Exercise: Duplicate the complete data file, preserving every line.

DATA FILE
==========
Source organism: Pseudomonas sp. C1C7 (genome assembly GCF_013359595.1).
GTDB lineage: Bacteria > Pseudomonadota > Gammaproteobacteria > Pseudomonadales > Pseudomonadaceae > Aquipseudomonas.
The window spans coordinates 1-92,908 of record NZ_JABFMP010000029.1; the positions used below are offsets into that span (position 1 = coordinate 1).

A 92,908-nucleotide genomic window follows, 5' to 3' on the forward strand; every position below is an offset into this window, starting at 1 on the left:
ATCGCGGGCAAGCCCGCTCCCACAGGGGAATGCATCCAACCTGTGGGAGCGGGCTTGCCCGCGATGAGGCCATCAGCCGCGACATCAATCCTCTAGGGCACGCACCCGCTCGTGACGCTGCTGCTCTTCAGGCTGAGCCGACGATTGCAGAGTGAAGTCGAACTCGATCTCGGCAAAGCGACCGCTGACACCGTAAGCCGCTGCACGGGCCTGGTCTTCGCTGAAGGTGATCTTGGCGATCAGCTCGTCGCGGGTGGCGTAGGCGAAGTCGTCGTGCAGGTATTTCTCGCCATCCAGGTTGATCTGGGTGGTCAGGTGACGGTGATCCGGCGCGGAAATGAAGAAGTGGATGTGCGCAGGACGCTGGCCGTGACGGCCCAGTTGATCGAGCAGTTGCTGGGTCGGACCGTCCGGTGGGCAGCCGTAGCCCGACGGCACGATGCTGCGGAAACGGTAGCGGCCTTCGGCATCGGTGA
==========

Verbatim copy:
Source organism: Pseudomonas sp. C1C7 (genome assembly GCF_013359595.1).
GTDB lineage: Bacteria > Pseudomonadota > Gammaproteobacteria > Pseudomonadales > Pseudomonadaceae > Aquipseudomonas.
The window spans coordinates 1-92,908 of record NZ_JABFMP010000029.1; the positions used below are offsets into that span (position 1 = coordinate 1).

A 92,908-nucleotide genomic window follows, 5' to 3' on the forward strand; every position below is an offset into this window, starting at 1 on the left:
ATCGCGGGCAAGCCCGCTCCCACAGGGGAATGCATCCAACCTGTGGGAGCGGGCTTGCCCGCGATGAGGCCATCAGCCGCGACATCAATCCTCTAGGGCACGCACCCGCTCGTGACGCTGCTGCTCTTCAGGCTGAGCCGACGATTGCAGAGTGAAGTCGAACTCGATCTCGGCAAAGCGACCGCTGACACCGTAAGCCGCTGCACGGGCCTGGTCTTCGCTGAAGGTGATCTTGGCGATCAGCTCGTCGCGGGTGGCGTAGGCGAAGTCGTCGTGCAGGTATTTCTCGCCATCCAGGTTGATCTGGGTGGTCAGGTGACGGTGATCCGGCGCGGAAATGAAGAAGTGGATGTGCGCAGGACGCTGGCCGTGACGGCCCAGTTGATCGAGCAGTTGCTGGGTCGGACCGTCCGGTGGGCAGCCGTAGCCCGACGGCACGATGCTGCGGAAACGGTAGCGGCCTTCGGCATCGGTGA